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05.02.2005 Health

Tamale area health professionals for special allowance

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Tamale, Feb. 5, GNA - Dr. Sam Baffour Obeng-Agyei, Medical Superintendent of the Tamale West Hospital has appealed to the government to consider also health professionals in the Tamale Metropolitan Area for the "deprived area allowance" package it instituted as motivation for working in rural communities.

He said even though Tamale is classified as a metropolis, it was difficult to attract health professionals to the area, therefore the few that had accepted postings to the area were overwhelmed with work. Dr. Obeng-Agyei was speaking at an end-of-year party and awards night organized for workers of the hospital on Friday in Tamale to take stock of their operations for last year and to plan for the future. "Health professionals in the (Tamale) metropolitan area are equally working under hash and difficult conditions as their colleagues in the deprived communities and needed to be motivated with this package," he said.

He said staff of the hospital had been working under constraints such as poor environment conditions, inadequate staffing and infrastructure, and obsolete equipment, but these notwithstanding, the hospital had provided quality healthcare to the people. Dr. Obeng-Agyei said last year, the hospital made 1,065 successful child deliveries out of 14,836 pregnant women who attended its antenatal clinic.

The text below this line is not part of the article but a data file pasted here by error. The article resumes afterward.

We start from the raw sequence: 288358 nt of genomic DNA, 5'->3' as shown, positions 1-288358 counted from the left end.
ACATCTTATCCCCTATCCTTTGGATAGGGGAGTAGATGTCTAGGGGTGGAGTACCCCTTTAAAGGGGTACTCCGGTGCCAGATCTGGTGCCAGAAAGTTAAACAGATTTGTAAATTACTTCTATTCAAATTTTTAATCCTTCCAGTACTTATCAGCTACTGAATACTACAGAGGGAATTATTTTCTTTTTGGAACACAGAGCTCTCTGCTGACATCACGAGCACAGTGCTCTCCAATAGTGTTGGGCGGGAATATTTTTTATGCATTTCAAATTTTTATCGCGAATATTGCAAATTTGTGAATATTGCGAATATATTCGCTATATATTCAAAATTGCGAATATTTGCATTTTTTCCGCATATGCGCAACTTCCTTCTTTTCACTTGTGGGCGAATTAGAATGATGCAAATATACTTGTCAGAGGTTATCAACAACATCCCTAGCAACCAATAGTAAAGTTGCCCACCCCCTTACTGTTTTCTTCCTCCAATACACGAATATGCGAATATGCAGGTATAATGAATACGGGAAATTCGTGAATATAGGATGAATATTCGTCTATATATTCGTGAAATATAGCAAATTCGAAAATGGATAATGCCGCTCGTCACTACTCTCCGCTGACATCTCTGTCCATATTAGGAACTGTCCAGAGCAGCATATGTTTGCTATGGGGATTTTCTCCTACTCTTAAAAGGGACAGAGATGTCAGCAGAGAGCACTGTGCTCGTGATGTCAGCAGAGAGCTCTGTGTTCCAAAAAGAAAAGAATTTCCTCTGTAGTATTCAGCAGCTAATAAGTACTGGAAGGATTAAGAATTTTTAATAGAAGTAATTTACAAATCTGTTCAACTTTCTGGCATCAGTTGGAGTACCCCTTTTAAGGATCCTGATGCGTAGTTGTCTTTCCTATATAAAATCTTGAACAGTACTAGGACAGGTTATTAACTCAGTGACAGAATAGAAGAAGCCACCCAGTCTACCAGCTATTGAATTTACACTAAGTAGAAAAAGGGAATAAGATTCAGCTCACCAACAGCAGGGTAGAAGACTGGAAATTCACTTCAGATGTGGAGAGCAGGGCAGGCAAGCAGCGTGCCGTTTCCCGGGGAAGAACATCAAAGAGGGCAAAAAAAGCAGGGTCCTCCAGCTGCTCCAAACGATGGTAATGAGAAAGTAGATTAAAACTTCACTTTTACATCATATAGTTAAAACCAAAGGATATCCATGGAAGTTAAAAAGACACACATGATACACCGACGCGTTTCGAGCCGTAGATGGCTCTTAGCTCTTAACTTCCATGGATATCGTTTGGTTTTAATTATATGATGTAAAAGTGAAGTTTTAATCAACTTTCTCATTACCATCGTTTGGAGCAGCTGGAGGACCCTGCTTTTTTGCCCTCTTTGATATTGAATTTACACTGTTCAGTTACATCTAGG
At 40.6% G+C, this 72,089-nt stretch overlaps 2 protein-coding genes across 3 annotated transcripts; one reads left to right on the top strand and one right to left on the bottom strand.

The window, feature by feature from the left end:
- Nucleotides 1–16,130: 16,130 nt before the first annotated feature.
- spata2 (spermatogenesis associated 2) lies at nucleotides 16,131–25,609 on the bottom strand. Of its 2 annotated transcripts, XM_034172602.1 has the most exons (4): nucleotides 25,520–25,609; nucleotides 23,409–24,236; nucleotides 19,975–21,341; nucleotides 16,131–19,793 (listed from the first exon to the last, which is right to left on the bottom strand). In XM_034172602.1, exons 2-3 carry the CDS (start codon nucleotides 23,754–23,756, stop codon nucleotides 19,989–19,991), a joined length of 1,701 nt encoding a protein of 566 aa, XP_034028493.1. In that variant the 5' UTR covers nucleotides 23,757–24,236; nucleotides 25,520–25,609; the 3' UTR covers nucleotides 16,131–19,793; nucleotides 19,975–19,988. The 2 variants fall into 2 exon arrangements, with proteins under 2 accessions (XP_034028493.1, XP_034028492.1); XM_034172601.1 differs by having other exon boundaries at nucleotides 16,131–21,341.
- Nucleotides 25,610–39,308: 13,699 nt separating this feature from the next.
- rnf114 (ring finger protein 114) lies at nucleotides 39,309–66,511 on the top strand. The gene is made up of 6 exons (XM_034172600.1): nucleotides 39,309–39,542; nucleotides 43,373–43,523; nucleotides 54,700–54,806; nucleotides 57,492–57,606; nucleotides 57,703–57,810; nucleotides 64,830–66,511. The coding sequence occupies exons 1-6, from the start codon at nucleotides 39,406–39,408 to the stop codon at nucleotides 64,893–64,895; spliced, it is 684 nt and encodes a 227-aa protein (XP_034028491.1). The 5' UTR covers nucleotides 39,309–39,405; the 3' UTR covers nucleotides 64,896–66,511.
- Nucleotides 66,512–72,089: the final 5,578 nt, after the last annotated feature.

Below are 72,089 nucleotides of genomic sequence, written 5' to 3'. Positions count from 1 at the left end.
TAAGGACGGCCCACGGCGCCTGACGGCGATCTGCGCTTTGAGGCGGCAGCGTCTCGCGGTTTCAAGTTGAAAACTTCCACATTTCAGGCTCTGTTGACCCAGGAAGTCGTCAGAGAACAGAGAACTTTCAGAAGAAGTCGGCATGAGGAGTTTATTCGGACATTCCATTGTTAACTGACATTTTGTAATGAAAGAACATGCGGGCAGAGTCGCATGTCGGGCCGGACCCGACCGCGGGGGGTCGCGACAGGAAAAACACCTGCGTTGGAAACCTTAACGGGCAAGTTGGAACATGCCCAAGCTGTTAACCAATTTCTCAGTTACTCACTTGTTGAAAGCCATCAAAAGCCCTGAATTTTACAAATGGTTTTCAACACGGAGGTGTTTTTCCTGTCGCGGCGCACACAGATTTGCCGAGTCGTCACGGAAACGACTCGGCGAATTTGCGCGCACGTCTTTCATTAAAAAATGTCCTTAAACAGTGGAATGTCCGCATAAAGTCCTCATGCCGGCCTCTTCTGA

He attributed the high attendance to the government's fee exemption policy for pregnant women and the receptive behaviour of the hospital's midwives.

He said though child delivery had increased, there was the suspicion that several expectant mothers were still delivering at home, resulting in maternal deaths in the communities.

Dr Obeng-Agyei said 269 million cedis was spent from the HIPC funds on antenatal care and deliveries at the hospital while 199 million cedis was disbursed on exemptions for children under five years and the elderly.

Out of 2,859 admissions last year, 74.5 per cent were malaria cases, which has become the number one killer among children in the area.

He appealed to the people in the metropolis to keep their environment clean and advised pregnant women and children to sleep under treated mosquito nets to reduce the incidence of malaria.

The Northern Regional Director of Health Services, Dr. Elias Sory, announced that the regional health directorate had embarked on public education on the National Health Insurance Scheme (NHIS) in the area to encourage more people to join it.

He therefore urged health workers to prepare themselves adequately and take up the challenges that the NHIS would posed on them to ensure its smooth implementation, "no matter the constraints". Alhaji Iddrisu Adam, Tamale Metropolitan Chief Executive, who was the guest of honour, advised health workers to always exercise their rights carefully when embarking on strike action.

He reminded them that workers in the country were mutually dependent and so "if health professionals should go on strike, it will affect the sick alone, but if teachers should go on strike, it will affect the children of doctors, pharmacists, nurses and their labourers".

Twenty employees of the hospital that distinguished themselves in the performance of their duties received awards.

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